Al-Jazari constructed an elaborate clock and described it in his Book of Knowledge of Ingenious Mechanical Devices in 1206. It was about 3.3 metres high (11 feet), and had multiple functions alongside timekeeping. It included a display of the zodiac and the solar and lunar paths, and a pointer in the shape of the crescent moon which travelled across the top of a gateway, moved by a hidden cart and causing automatic doors to open, each revealing a mannequin, every hour. It was possible to re-program the length of day and night daily in order to account for the changing lengths of day and night throughout the year, and it also featured five robotic musicians who automatically play music when moved by levers operated by a hidden camshaft attached to a water wheel. Other components of the castle clock included a main reservoir with a float, a float chamber and flow regulator, plate and valve trough, two pulleys, crescent disc displaying the zodiac, and two falcon automata dropping balls into vases.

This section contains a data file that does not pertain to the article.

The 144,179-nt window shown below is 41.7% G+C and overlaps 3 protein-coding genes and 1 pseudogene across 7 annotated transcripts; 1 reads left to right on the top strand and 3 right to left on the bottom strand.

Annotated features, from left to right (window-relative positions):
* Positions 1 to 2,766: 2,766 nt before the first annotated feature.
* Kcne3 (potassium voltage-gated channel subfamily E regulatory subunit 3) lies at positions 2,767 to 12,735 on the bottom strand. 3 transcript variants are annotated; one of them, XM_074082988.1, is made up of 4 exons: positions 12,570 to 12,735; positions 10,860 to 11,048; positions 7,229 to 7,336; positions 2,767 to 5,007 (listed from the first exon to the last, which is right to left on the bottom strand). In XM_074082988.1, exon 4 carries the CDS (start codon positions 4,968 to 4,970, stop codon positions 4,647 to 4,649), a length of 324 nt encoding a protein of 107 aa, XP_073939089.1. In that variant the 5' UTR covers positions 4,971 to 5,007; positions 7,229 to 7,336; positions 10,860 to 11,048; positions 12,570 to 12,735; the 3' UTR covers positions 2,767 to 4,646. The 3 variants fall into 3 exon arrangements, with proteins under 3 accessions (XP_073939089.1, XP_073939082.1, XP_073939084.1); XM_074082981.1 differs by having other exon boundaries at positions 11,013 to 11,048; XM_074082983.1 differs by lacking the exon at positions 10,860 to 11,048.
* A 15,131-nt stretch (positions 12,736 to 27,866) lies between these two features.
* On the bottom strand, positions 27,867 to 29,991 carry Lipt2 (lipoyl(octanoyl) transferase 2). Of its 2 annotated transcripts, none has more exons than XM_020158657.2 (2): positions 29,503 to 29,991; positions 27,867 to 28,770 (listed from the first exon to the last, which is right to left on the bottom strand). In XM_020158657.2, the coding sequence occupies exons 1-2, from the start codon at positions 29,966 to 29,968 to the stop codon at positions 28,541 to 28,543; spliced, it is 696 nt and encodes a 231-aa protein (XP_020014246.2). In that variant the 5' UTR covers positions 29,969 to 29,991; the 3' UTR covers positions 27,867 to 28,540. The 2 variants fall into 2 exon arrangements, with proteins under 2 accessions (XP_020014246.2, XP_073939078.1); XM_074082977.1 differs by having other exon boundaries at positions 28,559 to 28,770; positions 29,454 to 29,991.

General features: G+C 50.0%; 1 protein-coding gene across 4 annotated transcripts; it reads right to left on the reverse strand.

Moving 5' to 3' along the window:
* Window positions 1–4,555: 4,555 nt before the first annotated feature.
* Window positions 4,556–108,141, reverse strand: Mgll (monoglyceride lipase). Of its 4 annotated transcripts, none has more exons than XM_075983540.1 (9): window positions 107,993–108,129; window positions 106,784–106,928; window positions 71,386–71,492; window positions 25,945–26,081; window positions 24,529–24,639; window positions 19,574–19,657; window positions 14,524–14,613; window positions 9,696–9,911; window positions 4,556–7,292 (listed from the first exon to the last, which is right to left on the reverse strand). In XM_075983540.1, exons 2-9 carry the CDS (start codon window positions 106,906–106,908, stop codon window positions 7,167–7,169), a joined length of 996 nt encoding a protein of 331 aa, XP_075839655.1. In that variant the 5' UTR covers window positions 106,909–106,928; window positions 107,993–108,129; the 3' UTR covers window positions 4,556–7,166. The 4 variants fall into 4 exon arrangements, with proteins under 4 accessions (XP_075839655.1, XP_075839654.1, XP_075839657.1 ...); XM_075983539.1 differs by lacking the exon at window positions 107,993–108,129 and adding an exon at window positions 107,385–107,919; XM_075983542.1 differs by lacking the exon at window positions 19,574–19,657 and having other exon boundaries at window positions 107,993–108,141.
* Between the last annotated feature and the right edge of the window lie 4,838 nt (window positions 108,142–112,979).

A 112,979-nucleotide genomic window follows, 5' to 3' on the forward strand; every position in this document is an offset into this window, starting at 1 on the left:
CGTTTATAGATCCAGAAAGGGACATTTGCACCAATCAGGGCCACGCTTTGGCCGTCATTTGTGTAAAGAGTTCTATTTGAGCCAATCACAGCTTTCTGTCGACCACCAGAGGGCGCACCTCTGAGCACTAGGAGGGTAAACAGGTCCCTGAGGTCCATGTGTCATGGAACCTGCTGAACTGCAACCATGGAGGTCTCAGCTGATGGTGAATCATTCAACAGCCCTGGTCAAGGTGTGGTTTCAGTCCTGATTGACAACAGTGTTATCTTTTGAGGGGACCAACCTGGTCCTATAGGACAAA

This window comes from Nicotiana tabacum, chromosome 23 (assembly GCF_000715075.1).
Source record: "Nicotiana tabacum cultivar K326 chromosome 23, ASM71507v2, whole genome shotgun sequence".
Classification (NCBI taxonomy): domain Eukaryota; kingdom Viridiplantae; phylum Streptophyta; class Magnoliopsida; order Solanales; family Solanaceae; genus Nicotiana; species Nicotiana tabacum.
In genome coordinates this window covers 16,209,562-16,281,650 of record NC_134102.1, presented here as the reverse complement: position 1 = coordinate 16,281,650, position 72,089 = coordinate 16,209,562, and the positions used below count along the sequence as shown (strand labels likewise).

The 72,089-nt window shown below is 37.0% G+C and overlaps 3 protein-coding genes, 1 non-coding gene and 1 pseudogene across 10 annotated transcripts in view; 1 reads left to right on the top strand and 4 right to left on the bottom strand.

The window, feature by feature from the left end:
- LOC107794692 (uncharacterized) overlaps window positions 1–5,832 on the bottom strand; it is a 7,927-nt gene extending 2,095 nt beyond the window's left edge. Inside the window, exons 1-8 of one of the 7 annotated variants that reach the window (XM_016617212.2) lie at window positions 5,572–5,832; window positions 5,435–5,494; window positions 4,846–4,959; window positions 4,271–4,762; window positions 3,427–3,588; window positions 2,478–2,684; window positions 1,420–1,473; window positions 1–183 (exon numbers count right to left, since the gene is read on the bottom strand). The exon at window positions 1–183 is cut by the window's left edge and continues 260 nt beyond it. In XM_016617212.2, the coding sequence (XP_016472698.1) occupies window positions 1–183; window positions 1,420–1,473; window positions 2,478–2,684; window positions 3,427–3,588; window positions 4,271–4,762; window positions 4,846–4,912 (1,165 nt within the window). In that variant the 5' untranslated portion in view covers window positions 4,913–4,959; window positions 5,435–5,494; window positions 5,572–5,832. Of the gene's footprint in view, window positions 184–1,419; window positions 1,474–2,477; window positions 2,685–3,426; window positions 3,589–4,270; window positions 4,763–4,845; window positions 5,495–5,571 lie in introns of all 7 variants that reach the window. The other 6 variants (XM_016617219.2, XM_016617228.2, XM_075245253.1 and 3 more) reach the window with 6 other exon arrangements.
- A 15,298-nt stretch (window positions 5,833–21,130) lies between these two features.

- Howard R. Turner (1997), Science in Medieval Islam: An Illustrated Introduction, p. 184. University of Texas Press, ISBN 0-292-78149-0.
- Donald Routledge Hill, "Mechanical Engineering in the Medieval Near East", Scientific American, May 1991, p. 64-69. (cf. Donald Routledge Hill, Mechanical Engineering)
- Salim Al-Hassani (13 March 2008). "How it Works: Mechanism of the Castle Clock". FSTC. Retrieved 2008-09-06.